You’d think that the prospect of a zombie invasion would prompt our nation’s broadcasters and others who participate in the Emergency Alert System (EAS). Just the opposite is true.
Months after a bogus EAS message warning about a zombie uprising startled residents in Michigan, Montana and New Mexico, the number of vulnerable EAS devices accessible from the Internet has increased, rather than decreased, according to data from the security firm IOActive.
In a blog post Thursday, Mike Davis, principal research scientist at IOActive said that a scan of the public Internet for systems running versions of the Monroe Electronics software found almost double the number of vulnerable systems in July – 412 – as were found in April, when an IOActive scan of the public Internet using the Shodan search engine found only 222 vulnerable systems.
IOActive first notified Monroe Electronics about vulnerabilities in its DASDECS product in January of this year. According to an analysis by IOActive, Monroe distributes the root privileged SSH key for the DASDEC-I and DASDEC-II appliances (and potentially other Linux-based hardware provided by DAS) as part of the DASDEC firmware. That key would allow an attacker to log in as Root over the Internet to a DASDEC device, and then manipulate any system function, IOActive warned.
DASDEC is a special-purpose application server that delivers emergency messages to television and radio stations. DASDEC encoder/decoders receive and authenticate EAS messages delivered over National Oceanic and Atmospheric Administration (NOAA) radio or relayed by a Common Alerting Protocol (CAP) messaging peer. After a station authenticates an EAS message, the DASDEC server interrupts the regular broadcast and relays the message onto the broadcast preceded and followed by alert tones that include some information about the event.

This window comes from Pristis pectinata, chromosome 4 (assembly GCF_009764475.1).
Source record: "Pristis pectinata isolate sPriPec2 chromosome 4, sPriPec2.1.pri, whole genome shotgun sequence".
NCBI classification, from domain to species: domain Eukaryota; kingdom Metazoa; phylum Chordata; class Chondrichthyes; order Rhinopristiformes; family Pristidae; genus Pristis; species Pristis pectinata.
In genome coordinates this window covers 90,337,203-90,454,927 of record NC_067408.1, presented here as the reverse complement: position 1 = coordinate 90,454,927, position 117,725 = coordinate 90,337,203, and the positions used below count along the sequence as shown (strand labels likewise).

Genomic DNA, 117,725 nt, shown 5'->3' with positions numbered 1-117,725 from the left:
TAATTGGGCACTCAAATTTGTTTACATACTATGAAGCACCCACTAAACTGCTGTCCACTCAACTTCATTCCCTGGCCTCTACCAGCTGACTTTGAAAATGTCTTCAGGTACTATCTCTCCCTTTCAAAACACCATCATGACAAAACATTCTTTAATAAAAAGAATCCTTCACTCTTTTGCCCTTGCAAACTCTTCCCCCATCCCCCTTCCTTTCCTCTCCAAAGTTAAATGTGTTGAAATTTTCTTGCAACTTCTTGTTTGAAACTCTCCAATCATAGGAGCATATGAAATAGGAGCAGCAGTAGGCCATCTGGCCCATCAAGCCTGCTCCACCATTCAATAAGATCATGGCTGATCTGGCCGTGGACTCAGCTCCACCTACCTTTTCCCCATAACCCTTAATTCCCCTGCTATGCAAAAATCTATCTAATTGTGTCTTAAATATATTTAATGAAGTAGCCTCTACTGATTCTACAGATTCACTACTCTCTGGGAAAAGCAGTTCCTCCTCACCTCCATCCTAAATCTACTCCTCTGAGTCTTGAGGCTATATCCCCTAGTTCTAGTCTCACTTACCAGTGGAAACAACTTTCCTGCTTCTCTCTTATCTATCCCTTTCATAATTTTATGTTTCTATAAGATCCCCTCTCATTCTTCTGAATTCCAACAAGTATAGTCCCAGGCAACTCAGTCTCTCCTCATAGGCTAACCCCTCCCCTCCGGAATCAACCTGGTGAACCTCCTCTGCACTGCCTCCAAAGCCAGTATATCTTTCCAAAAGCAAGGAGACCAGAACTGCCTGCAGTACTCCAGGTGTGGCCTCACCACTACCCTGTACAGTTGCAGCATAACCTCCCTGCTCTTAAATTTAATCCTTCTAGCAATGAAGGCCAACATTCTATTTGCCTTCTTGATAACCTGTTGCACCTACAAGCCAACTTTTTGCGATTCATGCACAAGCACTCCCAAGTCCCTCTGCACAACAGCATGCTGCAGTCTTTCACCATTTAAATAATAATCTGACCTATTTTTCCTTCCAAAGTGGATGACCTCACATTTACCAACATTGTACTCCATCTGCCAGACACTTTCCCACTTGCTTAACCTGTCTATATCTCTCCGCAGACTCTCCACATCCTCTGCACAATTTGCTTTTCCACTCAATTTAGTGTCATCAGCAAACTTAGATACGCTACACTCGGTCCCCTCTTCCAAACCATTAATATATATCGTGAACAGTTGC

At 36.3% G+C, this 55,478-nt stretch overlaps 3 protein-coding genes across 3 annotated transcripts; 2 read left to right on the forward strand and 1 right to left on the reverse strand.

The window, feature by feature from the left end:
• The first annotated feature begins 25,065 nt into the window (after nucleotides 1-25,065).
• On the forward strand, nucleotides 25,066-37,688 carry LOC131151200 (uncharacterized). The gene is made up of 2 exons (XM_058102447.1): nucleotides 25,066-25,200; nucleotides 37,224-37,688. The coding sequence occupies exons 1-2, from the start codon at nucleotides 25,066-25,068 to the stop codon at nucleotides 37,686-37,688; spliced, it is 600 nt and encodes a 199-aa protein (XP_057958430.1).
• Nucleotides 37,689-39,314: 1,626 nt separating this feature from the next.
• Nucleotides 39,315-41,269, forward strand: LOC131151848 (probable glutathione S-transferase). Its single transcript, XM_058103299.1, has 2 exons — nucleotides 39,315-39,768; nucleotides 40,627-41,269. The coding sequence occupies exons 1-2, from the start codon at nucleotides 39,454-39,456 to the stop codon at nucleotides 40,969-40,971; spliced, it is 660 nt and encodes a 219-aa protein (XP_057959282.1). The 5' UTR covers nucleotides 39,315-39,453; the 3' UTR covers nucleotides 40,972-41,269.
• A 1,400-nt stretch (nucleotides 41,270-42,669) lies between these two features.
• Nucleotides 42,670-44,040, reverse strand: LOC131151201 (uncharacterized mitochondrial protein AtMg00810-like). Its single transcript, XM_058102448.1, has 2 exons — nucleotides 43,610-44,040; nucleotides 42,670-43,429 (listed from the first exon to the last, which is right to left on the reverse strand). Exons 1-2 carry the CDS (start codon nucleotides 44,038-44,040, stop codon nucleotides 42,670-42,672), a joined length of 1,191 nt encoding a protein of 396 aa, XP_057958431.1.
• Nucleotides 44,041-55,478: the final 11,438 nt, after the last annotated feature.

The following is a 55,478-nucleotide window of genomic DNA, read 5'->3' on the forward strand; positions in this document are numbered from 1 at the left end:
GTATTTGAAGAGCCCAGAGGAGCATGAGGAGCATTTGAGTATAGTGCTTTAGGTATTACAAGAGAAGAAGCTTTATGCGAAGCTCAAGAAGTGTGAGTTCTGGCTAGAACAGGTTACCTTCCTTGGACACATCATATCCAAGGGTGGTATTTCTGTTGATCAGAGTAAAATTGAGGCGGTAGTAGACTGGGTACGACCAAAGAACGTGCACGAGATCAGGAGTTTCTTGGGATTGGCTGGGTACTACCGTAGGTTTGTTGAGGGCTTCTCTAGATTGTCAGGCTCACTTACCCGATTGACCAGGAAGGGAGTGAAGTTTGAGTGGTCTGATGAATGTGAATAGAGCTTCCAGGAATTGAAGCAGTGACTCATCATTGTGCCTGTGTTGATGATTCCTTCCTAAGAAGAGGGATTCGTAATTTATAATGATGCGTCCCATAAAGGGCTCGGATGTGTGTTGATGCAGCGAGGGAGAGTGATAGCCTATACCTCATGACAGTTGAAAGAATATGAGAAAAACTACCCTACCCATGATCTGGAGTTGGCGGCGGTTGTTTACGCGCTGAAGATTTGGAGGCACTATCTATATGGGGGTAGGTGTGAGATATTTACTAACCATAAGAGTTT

The flaw reported by IOActive did not play a part in the “zombie invasion” prank. Rather, in that incident, attackers took advantage of a factory default password that was published in Monroe Electronics documentation for the company’s R-189 devices. The hackers then logged in to the CAP-EAS devices and inserted the bogus message about the dead rising from their graves. Bill Robertson, a Vice President at the firm Monroe Electronics in Lydnonville, New York, put the blame at the feet of customers who failed to change the default password, which was printed in company documentation that could be downloaded from Monroe’s public web site. “They were compromised because the front door was left open. It was just like saying ‘Walk in the front door,’” he told Reuters in February.
Monroe issued guidance to customers to change their default passwords. And, in April, the company released a patch to address the larger security issues discovered by IOActive.
But, Davis said, releasing a patch is one thing. Getting customers to install it is a different matter. The data from IOActive suggests that many customers who received the Monroe patch have not applied it to their DASDEC appliances, and that more, vulnerable Monroe systems are now discoverable from the public Internet – making them easy targets for compromise.
Davis argued that Monroe (and other vendors like it) need to take a more active role in getting customers to apply patches or, in lieu of that, to make sure they have applied mitigation strategies that address the immediate vulnerability.